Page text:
Us federal reserve reacts to trade conflict: interest rate turnaround in the usa

The U.S. economy is weakening due to the trade conflict with China. Now the U.S. Federal Reserve has responded by lowering interest rates. For Trump, that’s not enough.

Oil prices have already fallen – the world market reacts to Powell’s announcements Photo: reuters

For the first time in more than a decade, the U.S. Federal Reserve Fed lowers interest rates again. In explaining its decision to cut the key interest rate by 0.25 percentage points, the Federal Reserve (Fed) referred primarily to the trade conflicts instigated by Trump, which are slowing global economic growth. In particular, the trade dispute between the U.S. and China, the two largest economies, threatens to slow the economy.

"The uncertainty driven by trade issues was greater than expected," Fed Chairman Jerome Powell said in explaining Wednesday’s rate cut. The key interest rate is now in the range of 2.00 to 2.25 percent. It was the first interest rate cut since the global financial crisis around a decade ago. The widely expected turnaround in interest rates initially left the stock market cold, but should give the markets and the U.S. economy new momentum in the medium term.

The decision is a hedge to ensure that global risks do not slow further growth in the U.S. economy, Powell explained. The central bank also signaled the possibility of further interest rate cuts. The point is to "act appropriately" to "sustain" the decade-long upswing in the U.S. economy, Powell said. He made clear, however, that the rate cut would not be the beginning of a "long series of cuts." The Fed’s next interest rate meeting will be in September.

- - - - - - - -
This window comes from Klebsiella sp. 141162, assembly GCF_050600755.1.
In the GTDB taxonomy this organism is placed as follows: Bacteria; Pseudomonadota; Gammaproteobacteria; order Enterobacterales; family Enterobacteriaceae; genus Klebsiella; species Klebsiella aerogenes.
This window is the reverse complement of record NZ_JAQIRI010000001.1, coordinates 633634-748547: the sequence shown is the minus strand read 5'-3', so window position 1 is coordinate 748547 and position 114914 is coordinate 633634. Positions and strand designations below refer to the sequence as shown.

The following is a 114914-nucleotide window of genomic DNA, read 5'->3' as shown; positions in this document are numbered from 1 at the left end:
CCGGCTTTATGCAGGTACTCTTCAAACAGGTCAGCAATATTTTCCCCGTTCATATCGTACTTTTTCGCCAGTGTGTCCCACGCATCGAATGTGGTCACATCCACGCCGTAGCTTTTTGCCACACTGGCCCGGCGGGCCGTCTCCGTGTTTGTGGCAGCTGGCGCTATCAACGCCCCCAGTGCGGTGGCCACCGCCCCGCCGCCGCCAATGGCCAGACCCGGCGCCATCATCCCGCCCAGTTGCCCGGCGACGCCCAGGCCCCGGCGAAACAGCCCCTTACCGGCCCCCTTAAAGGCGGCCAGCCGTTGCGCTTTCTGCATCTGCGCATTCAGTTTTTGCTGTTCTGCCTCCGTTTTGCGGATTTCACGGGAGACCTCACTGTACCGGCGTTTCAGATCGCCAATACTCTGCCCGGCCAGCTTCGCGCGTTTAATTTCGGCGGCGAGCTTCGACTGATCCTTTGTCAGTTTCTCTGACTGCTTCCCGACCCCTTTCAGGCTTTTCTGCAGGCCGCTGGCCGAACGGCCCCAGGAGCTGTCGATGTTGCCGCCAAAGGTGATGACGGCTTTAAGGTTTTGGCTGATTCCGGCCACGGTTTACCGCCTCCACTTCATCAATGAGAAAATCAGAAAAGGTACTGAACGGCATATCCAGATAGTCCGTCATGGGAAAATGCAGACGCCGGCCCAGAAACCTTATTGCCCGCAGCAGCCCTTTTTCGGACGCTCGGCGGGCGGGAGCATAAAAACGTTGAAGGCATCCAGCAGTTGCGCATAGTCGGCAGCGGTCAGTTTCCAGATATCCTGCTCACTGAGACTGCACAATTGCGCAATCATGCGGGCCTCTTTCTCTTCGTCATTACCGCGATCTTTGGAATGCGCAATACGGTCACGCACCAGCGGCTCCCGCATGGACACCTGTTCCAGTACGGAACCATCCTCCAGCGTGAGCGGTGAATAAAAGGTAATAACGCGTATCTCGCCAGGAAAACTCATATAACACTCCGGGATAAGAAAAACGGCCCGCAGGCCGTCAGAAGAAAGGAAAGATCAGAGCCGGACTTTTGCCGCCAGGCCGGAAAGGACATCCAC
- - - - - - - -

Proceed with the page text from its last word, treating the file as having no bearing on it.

With the rate cut, the central bank also accommodated its most prominent critic – President Donald Trump. For months, he has been publicly expressing harsh criticism of the central bank’s course and calling for significantly lower interest rates. At times, he has described the Fed as "completely clueless. But the current measures do not go far enough for the president. On Wednesday, he was angry on Twitter that Powell had once again "let the U.S. down" because no further measures were promised. The markets had hoped that this was the "beginning of a long and aggressive cycle of interest rate cuts," Trump said. This was needed to strengthen U.S. competitiveness, he said.

Subdued oil prices

Asked if Trump’s criticism played a role in the central bank’s decision, Powell said, "Political considerations never play a role for us." The central bank chief also stressed that they were not criticizing Trump’s trade policies, they were simply trying to factor in their consequences for the U.S. economy.

Oil prices fell the following day. A rather tight monetary policy tends to have a dampening effect on oil prices because it can dampen economic growth and thus demand for crude oil. In addition, the dollar strengthened after the Fed decision, making crude oil, which is mostly traded in dollars, less affordable for investors from other currency areas.

After the devastating global financial crisis in 20, the Federal Reserve had aggressively cut interest rates to stabilize the economy. In 2015, it began gradually raising the key interest rate again. As recently as 2018, there were four rate hikes.

The prime rate, known as the federal funds rate, is the rate at which commercial banks borrow money overnight. A reduction in the interest rate makes loans cheaper, which is why companies can invest more easily and many citizens have to spend less on debt service and thus have more income available.

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